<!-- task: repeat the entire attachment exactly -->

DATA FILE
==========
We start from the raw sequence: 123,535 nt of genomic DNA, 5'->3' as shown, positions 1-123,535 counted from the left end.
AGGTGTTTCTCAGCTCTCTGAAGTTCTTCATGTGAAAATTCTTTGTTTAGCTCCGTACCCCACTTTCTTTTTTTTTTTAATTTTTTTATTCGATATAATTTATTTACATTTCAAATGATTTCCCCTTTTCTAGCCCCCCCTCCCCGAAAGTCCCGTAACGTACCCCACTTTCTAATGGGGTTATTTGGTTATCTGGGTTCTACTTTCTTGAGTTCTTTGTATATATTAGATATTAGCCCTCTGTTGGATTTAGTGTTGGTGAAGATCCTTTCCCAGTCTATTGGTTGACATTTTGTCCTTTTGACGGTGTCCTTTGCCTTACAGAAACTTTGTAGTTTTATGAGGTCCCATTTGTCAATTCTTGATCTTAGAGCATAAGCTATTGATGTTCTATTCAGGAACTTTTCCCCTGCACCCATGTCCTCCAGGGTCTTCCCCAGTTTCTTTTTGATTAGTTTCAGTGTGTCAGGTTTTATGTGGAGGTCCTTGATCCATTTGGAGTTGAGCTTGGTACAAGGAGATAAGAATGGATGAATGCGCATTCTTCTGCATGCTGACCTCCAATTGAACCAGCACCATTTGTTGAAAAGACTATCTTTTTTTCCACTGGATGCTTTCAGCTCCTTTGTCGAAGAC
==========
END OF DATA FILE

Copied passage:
We start from the raw sequence: 123,535 nt of genomic DNA, 5'->3' as shown, positions 1-123,535 counted from the left end.
AGGTGTTTCTCAGCTCTCTGAAGTTCTTCATGTGAAAATTCTTTGTTTAGCTCCGTACCCCACTTTCTTTTTTTTTTTAATTTTTTTATTCGATATAATTTATTTACATTTCAAATGATTTCCCCTTTTCTAGCCCCCCCTCCCCGAAAGTCCCGTAACGTACCCCACTTTCTAATGGGGTTATTTGGTTATCTGGGTTCTACTTTCTTGAGTTCTTTGTATATATTAGATATTAGCCCTCTGTTGGATTTAGTGTTGGTGAAGATCCTTTCCCAGTCTATTGGTTGACATTTTGTCCTTTTGACGGTGTCCTTTGCCTTACAGAAACTTTGTAGTTTTATGAGGTCCCATTTGTCAATTCTTGATCTTAGAGCATAAGCTATTGATGTTCTATTCAGGAACTTTTCCCCTGCACCCATGTCCTCCAGGGTCTTCCCCAGTTTCTTTTTGATTAGTTTCAGTGTGTCAGGTTTTATGTGGAGGTCCTTGATCCATTTGGAGTTGAGCTTGGTACAAGGAGATAAGAATGGATGAATGCGCATTCTTCTGCATGCTGACCTCCAATTGAACCAGCACCATTTGTTGAAAAGACTATCTTTTTTTCCACTGGATGCTTTCAGCTCCTTTGTCGAAGAC